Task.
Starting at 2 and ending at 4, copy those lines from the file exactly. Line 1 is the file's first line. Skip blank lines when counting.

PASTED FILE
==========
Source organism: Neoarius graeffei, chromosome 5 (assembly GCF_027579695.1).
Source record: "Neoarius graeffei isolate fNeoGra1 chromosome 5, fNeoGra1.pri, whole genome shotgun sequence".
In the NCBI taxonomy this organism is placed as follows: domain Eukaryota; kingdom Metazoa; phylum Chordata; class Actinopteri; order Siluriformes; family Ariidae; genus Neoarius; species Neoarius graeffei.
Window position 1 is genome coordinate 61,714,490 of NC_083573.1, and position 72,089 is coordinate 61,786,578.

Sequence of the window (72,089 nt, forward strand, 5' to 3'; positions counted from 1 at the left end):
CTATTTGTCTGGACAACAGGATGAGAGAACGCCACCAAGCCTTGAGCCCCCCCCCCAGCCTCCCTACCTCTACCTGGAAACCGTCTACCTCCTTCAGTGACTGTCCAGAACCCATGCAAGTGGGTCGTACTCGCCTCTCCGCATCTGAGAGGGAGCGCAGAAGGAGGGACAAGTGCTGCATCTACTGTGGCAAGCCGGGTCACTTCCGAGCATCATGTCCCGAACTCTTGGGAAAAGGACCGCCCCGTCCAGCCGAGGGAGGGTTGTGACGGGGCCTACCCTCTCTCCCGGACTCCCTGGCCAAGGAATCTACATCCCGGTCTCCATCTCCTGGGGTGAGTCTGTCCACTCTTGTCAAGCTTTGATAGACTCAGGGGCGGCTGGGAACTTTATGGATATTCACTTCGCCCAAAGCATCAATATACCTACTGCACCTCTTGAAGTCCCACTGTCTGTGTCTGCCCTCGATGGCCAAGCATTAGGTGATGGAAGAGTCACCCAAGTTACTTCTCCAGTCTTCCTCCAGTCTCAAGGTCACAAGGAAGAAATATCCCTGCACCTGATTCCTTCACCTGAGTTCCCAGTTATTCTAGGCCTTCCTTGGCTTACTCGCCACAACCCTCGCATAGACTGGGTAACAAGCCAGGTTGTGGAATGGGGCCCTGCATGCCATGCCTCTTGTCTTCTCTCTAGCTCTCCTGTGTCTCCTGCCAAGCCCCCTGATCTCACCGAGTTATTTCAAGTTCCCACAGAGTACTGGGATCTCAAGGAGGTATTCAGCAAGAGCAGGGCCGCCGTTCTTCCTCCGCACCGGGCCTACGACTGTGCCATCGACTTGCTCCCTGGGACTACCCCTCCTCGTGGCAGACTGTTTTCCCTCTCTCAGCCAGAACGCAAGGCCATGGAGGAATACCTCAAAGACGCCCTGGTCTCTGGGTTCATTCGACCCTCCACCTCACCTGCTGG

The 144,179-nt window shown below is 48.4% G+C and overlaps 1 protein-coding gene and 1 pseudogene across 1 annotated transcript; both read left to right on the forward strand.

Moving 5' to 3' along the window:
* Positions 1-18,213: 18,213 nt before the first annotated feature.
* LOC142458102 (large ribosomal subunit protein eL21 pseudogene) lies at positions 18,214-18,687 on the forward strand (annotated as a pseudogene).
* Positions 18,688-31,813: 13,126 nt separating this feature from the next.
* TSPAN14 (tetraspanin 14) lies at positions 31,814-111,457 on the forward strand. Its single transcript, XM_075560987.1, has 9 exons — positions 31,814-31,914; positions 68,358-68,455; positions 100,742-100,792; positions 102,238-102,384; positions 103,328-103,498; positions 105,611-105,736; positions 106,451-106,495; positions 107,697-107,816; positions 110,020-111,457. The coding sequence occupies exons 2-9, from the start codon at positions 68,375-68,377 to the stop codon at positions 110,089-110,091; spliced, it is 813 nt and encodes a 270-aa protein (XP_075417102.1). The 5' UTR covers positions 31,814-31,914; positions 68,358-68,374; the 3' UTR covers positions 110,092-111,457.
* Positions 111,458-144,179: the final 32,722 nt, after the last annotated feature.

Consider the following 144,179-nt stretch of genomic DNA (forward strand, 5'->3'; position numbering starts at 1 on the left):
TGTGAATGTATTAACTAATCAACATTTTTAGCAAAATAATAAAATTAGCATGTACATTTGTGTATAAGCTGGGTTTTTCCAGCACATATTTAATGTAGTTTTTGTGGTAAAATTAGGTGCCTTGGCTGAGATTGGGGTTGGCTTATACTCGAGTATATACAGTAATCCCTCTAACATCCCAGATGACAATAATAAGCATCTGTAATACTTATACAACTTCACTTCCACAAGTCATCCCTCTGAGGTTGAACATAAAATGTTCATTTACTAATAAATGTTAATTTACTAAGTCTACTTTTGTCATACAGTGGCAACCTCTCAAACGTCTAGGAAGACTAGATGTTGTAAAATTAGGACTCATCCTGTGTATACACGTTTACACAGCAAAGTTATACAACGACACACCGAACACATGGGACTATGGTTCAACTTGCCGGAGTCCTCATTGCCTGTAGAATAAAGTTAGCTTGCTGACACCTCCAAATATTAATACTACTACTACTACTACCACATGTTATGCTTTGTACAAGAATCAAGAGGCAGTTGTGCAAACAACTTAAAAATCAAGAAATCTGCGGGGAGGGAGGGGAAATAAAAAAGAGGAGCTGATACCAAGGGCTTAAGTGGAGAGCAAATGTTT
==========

Source record: "Neoarius graeffei isolate fNeoGra1 chromosome 5, fNeoGra1.pri, whole genome shotgun sequence".
In the NCBI taxonomy this organism is placed as follows: domain Eukaryota; kingdom Metazoa; phylum Chordata; class Actinopteri; order Siluriformes; family Ariidae; genus Neoarius; species Neoarius graeffei.
Window position 1 is genome coordinate 61,714,490 of NC_083573.1, and position 72,089 is coordinate 61,786,578.